Chemical admixture provides long-term protection in a severe environment
It’s well known that chlorides can reach steel reinforcing bars through pores and hairline cracks in concrete, if resulting in extensive damage to reinforced concrete structures. To evaluate methods for reducing such effects, a long-term study of the durability of reinforced concrete specimens exposed to an aggressive marine environment was recently completed.
The study was initiated by Craig Newtson as part of a larger research project on durability of concrete made with Hawaiian aggregates. Twenty-five reinforced concrete test panels were exposed to warm salt waters in the tidal zone at Honolulu Harbor’s Pier 38 from 2002 to 2012.
This study represents the longest continual test period ever carried out, worldwide, regarding the corrosion of reinforced concrete. Most of the test panels, including the control specimens, were produced using a low water-cement (ratio (w/c) of 0.40. Test panels were produced with various permeability-reducing and corrosion-inhibiting admixtures, with a latex modifier, or with pozzolans (fly ash or silica fume). The latter panels were produced using an even lower w/c of 0.36 to reduce the chloride penetration rates through the concrete and delay the onset of chloride-induced corrosion of the reinforcing steel. During the test period, half-cell potentials, chloride concentrations, cracking, and visible signs of corrosion were monitored.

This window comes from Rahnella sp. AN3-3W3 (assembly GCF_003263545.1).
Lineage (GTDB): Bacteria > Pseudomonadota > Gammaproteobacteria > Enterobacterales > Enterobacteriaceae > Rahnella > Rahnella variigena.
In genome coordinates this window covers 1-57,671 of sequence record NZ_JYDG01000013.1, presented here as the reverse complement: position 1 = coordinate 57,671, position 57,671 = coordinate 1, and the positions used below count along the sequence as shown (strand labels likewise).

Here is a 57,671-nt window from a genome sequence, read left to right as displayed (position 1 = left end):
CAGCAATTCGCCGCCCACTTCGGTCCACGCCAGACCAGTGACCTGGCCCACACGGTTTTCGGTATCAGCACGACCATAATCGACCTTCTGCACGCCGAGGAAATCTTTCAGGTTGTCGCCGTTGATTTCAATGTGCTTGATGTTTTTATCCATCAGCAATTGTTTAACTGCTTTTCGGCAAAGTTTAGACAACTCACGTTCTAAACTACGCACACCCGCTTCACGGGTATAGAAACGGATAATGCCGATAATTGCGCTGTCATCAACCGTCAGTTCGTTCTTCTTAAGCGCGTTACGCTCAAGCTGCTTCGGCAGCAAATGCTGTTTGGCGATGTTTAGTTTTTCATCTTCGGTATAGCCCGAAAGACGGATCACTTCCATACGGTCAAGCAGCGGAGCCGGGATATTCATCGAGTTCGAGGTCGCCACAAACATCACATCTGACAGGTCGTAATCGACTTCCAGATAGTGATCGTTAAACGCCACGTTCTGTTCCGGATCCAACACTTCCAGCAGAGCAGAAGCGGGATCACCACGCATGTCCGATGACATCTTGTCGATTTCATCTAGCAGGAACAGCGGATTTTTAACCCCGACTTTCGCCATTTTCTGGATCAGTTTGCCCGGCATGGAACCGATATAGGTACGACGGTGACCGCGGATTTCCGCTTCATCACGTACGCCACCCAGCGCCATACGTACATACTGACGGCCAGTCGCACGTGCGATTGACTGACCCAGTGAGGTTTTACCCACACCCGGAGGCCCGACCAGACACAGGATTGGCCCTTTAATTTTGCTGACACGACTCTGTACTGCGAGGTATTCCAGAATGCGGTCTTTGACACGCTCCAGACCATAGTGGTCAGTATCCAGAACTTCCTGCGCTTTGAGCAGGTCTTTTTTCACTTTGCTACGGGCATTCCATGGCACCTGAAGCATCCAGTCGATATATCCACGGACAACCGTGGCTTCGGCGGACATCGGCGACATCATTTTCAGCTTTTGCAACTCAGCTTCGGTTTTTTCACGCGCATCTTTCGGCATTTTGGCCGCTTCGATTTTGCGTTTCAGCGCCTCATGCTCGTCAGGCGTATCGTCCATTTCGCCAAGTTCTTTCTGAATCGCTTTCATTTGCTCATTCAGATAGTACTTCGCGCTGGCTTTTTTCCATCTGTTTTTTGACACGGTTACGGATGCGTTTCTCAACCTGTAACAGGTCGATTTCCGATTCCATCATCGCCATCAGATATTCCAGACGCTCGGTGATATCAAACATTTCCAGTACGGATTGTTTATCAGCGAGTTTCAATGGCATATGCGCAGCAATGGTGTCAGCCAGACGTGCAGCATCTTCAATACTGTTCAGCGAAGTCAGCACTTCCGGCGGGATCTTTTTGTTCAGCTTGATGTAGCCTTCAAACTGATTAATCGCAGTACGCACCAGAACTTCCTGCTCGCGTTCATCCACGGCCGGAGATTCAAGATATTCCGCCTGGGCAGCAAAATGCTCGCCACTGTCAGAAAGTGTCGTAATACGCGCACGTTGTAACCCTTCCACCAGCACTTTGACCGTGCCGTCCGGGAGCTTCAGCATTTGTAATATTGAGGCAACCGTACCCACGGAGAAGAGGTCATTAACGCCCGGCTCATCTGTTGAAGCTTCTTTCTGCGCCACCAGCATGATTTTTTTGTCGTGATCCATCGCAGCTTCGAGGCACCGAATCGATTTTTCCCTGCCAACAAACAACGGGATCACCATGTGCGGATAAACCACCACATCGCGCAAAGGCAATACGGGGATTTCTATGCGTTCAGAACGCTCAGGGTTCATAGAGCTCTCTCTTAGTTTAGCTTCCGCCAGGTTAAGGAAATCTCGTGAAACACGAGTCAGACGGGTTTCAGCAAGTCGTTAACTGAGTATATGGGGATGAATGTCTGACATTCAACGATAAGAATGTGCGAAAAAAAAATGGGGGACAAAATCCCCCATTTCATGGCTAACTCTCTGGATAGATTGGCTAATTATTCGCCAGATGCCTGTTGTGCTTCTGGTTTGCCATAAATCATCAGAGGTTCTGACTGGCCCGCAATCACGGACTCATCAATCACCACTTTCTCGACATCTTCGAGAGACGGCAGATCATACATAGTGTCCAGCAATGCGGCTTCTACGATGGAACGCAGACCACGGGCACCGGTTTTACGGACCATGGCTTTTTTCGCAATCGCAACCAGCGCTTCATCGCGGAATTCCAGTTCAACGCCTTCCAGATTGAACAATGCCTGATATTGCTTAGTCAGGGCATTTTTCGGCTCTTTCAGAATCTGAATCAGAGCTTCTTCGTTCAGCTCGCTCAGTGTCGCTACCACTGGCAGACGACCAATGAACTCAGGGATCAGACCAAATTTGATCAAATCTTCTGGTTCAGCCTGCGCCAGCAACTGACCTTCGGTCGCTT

Key findings included:
The panels produced using pozzolans or Kryton’s KIM performed well because they had lower permeability than the other panels in the study. Chloride ingress—even through hairline cracks—was slowed, so the onset of corrosion was significantly delayed. These findings are particularly relevant because they are based on field exposure in a harsh, coastal environment. While many products may perform well in a short-term laboratory experiment, their performance might be poor when subjected to long-term exposure to real environments
– Kryton International Inc., www.kryton.com
Jeff Bowman is Technical Manager at Kryton International Inc., headquartered in Vancouver, BC, Canada.
Source: Concrete International